Great side bar of tips that could be used a bookmark.

Psychology Brochure

 

Textbook Reading Strategy using apps for iPhone/Android

Write.Read.Record.Listen  (W2RL)

Check out this brochure by Stephanie Anderson.

College of St. Benedict/St. John’s University, Minnesota

W2RL Textbook Reading Strategy

Video Gaming Reading Strategy

  • Trouble in retaining information?
  • Are you good at video games?
  • Try a new solution to reading.
  • Use familiar terms from your favorite game to help retain what you read.
Check out this textbook reading brochure from College of St. Benedict/St. John’s University, Minnesota.

Tutor Tips on Anatomy and Physiology

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By Vidya Balakrishnan

Sierra College, Rocklin, CA.

I chose to read the Resource under Biology titled Tips for Study of Anatomy & Physiology since they are the two subjects I tutor most often (especially Physiology). I found it helpful that first and foremost, the article addresses the most challenging aspects of the classes that I have also found my tutees to bring up during our sessions. The reasons the class is so hard is: (1) it covers a ton of information with excruciating detail, (2) much of the terminology in A&P requires intensive knowledge of Latin and Greek roots, (3) the Lab portions of both class are taught at the same level of detail as the lecture and typically must be taken concurrently though they may not perfectly align in timing with the corresponding lecture.

 

The article hit the nail on the head with great tips to overcome these 3 difficulties and I found that many of these were the same ones I used when I took the courses two years ago myself and received A’s. For example, encouraging students to preview new material by reading the textbook before class so they are not overwhelmed first seeing it in lecture. It also suggested reviewing lecture material soon after and devoting 2-3 hours per day to review material. It is absolutely true with this class that the hardest part is keeping up with the material in the time crunch of 16 weeks, so reviewing material as it is learned it very important. So I will definitely pass that tip to my tutees.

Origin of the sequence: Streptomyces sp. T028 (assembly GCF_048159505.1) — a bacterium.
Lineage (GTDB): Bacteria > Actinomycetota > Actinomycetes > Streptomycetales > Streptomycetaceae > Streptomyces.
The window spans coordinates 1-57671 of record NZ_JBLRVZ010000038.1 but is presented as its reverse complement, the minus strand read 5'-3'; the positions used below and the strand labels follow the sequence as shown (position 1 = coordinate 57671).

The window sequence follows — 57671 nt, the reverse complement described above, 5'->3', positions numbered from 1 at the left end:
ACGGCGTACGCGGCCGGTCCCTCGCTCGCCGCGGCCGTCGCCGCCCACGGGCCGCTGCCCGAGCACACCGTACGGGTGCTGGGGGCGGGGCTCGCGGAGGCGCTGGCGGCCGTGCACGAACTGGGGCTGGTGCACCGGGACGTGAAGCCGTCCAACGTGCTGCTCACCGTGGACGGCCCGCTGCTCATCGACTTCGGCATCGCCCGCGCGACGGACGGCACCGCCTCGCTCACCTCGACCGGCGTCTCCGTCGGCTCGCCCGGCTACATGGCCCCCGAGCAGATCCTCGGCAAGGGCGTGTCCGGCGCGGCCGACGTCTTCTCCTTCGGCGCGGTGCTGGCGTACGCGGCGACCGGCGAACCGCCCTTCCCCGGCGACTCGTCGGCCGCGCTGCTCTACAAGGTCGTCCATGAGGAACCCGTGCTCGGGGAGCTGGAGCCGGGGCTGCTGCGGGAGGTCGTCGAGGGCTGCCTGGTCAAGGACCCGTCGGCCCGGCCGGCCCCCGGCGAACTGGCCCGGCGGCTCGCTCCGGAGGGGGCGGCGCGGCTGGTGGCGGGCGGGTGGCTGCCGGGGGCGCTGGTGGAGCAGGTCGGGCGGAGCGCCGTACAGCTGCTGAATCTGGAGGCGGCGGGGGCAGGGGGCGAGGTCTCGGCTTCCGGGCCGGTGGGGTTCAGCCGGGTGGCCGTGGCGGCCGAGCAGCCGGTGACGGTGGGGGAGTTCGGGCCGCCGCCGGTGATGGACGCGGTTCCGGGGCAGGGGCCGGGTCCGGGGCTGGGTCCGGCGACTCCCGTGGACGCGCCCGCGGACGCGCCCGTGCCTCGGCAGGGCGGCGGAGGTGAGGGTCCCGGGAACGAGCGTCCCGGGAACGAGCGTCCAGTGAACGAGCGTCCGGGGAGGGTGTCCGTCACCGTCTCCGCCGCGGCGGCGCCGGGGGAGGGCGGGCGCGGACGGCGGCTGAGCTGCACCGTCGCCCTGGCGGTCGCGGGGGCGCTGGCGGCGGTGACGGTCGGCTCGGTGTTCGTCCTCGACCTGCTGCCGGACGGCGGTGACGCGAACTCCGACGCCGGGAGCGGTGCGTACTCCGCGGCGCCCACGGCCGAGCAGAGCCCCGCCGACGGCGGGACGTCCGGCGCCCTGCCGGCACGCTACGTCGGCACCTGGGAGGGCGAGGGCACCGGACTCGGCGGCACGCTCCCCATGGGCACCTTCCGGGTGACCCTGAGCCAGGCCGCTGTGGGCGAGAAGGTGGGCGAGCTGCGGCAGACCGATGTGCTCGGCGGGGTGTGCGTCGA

Another tip I really liked was encouraging students to learn together. This was helpful because I only can fit in 4 limited hours In-the Center due to my hectic schedule where I can tutor; since many of my tutees are learning the same topics with the same professors I have encouraged them to get together privately too and study more if their Learning Center time isn’t enough. I have also found that working in groups is helpful since students can practice teaching to each other to reinforce subjects and boost their own confidence.

 

Finally, the article suggested students use flashcards for topics with many subparts such as learning the cranial nerves or muscle groups. Many of my tutees are visual learners and already do this, but if they don’t I will pass this on to them especially!

Coach’s Corner: How to study PE/Athletics

Tommy Romano